Fantasy General II Invasion Preview

When you think turn-based squad/army strategy games – sci-fi usually comes to mind. And, similarly, when fantasy and turn-based strategy are mixed it is often in the form of a civilisation builder experience. So, when a new Fantasy General game was announced, I was personally excited to see what we would get. With the resurgent popularity of high fantasy RPGs, in the form of Dungeons and Dragons, in the last few years alongside the success of turn-based games such as X-Com II in 2016 – Fantasy General II is an exciting upcoming feature in my Steam library.

We were given the chance to charge straight into the ‘Invasion’ campaign to see what this new game has to offer and, so far, it has been a genuine pleasure to play. Here is a detailed look at what this new title is all about.

This new addition to the franchise is once again set in the fictional land of Keldonia, 300 years after the events of the original, 1996 game, Fantasy General. It bears many similarities to its predecessor, including the combat style and general gameplay loop. For the barbarian campaign, you play as Falirson and his war band which consists of Falirson himself, alongside other heroes and recruits or mercenaries gathered along the way. Falirson is the son of Falir One-eye, as his name would suggest, who is the head of the Baileach tribe – one of the fragmented Norse-inspired barbarian groups of the Fareach Highlands to the North of Keldonia. Beginning the Fantasy General II campaign, you are tasked with finding your sister, Ailsa, defending your tribe and investigating some strange goings-on which hark back to the evils that players battled in the first game.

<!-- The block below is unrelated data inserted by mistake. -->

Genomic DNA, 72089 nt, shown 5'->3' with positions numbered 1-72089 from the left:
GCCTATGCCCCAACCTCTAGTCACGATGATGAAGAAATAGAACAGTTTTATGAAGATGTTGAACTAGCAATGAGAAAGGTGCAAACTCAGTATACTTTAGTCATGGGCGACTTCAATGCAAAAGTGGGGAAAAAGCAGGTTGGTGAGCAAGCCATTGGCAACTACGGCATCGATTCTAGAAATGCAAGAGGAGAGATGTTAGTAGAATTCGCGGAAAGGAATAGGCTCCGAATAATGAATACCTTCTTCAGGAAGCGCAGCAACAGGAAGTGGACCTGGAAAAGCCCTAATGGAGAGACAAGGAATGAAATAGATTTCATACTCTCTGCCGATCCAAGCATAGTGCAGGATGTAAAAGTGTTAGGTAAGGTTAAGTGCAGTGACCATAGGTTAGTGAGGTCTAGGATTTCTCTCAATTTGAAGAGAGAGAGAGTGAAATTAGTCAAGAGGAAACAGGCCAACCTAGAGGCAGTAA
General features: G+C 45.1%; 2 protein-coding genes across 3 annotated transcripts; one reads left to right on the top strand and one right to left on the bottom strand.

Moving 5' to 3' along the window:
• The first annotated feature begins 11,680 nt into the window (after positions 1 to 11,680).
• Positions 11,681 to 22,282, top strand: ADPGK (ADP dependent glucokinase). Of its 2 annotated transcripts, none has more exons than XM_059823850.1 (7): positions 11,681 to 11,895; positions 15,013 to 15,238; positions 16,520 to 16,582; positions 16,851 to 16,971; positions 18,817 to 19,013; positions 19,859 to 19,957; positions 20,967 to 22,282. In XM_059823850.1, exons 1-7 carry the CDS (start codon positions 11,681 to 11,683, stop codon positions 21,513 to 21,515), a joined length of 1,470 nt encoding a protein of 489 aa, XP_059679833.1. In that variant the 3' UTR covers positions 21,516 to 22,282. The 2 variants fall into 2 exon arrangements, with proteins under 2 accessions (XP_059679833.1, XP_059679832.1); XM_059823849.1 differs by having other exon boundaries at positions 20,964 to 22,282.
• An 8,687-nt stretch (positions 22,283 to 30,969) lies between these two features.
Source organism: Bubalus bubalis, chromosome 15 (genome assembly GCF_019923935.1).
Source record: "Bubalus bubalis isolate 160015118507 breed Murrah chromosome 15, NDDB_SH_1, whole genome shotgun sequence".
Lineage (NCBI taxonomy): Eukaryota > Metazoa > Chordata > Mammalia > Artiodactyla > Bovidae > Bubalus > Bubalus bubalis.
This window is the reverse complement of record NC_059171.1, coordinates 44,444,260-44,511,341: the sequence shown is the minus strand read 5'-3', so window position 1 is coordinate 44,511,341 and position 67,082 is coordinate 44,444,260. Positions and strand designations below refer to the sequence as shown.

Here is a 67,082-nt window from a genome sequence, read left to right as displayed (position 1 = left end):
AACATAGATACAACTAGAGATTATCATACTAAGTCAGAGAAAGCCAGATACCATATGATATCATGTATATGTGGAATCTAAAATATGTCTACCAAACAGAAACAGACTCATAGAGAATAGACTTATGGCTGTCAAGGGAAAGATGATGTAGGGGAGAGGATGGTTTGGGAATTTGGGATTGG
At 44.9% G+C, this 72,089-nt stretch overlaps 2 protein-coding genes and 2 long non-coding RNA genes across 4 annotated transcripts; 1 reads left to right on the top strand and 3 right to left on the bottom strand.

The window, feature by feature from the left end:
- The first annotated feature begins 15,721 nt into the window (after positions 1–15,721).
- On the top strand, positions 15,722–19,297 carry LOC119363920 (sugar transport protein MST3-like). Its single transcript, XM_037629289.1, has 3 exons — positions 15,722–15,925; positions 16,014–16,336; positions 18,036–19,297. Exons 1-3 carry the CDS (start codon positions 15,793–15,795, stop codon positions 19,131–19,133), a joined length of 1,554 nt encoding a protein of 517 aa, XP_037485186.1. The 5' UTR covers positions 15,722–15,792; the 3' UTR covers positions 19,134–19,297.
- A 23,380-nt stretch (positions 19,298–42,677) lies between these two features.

Fantasy General II does a fantastic job of world building, which is exactly what you’d hope for in a high fantasy setting. Dialogue between missions act as more than a thinly-veiled gameplay justification, and instead introduces the player to new characters, concepts, species, or types of warrior. Several hours in, and the story has still yet to slow to a grind-filled halt as X-Com II did at times. Of course, Fantasy General II is (at least at this stage) is largely linear, albeit with some choices which do affect the story to some extent. But the structure of the campaign so far appears to work well and, frankly, I’m totally hooked. Personally, as a sucker for a campaign map, looking far ahead and seeing the magic and undead-wielding behemoth of ‘The Empire’ looming far on the Eastern side helps keep me motivated to keep barbarianing on. As much as the mystery of a more open strategy game does create excitement, there’s nothing quite like a no-nonsense, well-made, linear story with a clear goal.

As Falirsonyou are in charge of the fighting force of the Baileach tribe. With gold acquired from pillaging, exploring caves and other means you can purchase new units and upgrade your existing ones. Like managing an army in a Total War title, the player has a limit to the number of units they can lead at a time – so a balancing act between heroes, elite units and sheer numbers must be struck. Gold, weapons, armour and mana are the currencies used to recruit and upgrade units and they are all fairly scarce. Uniquely, completing a mission is not a guarantee of loot if it is completed too slowly. Instead of giving the player a fail timer for levels, they are instead punished for being too slow by being unable to replenish their army. This is problematic on ‘General’ (hard) difficulty, where enemies are tough, and gold is especially hard to come by.